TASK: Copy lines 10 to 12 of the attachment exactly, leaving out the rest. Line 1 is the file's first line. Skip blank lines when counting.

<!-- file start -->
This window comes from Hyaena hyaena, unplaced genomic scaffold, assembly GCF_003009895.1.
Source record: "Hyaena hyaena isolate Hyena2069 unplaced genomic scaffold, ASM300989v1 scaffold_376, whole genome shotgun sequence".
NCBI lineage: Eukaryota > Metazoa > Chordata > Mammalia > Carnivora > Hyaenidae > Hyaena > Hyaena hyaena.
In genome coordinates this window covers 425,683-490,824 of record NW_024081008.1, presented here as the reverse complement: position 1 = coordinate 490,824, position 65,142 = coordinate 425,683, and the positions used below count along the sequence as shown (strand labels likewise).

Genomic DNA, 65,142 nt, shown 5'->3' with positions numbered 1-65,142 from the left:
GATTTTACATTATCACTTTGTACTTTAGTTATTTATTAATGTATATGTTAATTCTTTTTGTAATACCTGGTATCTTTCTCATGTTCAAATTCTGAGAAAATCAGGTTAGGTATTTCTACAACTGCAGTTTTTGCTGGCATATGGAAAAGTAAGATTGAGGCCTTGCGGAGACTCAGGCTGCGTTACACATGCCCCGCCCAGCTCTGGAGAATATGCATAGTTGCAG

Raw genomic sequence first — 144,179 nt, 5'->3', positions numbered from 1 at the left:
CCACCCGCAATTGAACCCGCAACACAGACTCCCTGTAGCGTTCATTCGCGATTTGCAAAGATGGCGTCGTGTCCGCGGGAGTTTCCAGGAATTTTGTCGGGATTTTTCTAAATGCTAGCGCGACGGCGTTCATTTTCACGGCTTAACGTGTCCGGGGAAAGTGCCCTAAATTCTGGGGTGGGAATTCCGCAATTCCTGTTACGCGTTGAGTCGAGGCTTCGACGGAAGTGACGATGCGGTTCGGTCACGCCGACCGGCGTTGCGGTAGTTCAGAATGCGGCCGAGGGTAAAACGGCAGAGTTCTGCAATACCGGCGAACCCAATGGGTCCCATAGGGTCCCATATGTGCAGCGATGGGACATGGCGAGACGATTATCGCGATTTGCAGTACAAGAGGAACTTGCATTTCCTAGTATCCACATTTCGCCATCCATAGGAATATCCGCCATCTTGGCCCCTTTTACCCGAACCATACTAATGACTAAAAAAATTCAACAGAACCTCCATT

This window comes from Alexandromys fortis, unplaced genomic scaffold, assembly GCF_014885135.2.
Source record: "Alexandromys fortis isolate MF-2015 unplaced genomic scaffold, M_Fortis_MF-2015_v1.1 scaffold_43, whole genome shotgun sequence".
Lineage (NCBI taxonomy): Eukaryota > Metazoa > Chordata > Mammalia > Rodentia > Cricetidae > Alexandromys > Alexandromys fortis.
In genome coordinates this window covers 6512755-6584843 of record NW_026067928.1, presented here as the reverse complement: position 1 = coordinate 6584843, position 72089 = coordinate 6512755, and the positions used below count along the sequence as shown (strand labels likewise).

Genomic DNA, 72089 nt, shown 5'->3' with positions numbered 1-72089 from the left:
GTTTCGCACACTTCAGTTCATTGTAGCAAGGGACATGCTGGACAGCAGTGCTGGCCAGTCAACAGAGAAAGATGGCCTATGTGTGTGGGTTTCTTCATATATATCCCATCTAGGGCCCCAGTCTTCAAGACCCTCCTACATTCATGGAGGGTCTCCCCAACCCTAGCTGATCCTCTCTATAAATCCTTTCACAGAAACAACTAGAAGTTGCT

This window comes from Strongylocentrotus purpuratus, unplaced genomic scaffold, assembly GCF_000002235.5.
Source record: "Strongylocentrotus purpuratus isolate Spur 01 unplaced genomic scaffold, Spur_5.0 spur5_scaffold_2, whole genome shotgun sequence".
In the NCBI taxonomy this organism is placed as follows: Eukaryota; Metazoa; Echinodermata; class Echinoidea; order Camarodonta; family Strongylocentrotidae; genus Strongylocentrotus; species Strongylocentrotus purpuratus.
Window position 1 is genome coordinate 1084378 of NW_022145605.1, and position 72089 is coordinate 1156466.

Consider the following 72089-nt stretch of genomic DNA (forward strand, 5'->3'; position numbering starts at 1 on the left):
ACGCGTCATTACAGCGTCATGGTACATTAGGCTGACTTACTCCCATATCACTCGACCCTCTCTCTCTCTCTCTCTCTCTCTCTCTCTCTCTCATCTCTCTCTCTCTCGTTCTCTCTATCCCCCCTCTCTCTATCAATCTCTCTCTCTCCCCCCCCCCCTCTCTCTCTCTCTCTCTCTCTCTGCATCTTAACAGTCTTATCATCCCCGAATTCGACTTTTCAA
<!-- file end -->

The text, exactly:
Source record: "Alexandromys fortis isolate MF-2015 unplaced genomic scaffold, M_Fortis_MF-2015_v1.1 scaffold_43, whole genome shotgun sequence".
Lineage (NCBI taxonomy): Eukaryota > Metazoa > Chordata > Mammalia > Rodentia > Cricetidae > Alexandromys > Alexandromys fortis.
In genome coordinates this window covers 6512755-6584843 of record NW_026067928.1, presented here as the reverse complement: position 1 = coordinate 6584843, position 72089 = coordinate 6512755, and the positions used below count along the sequence as shown (strand labels likewise).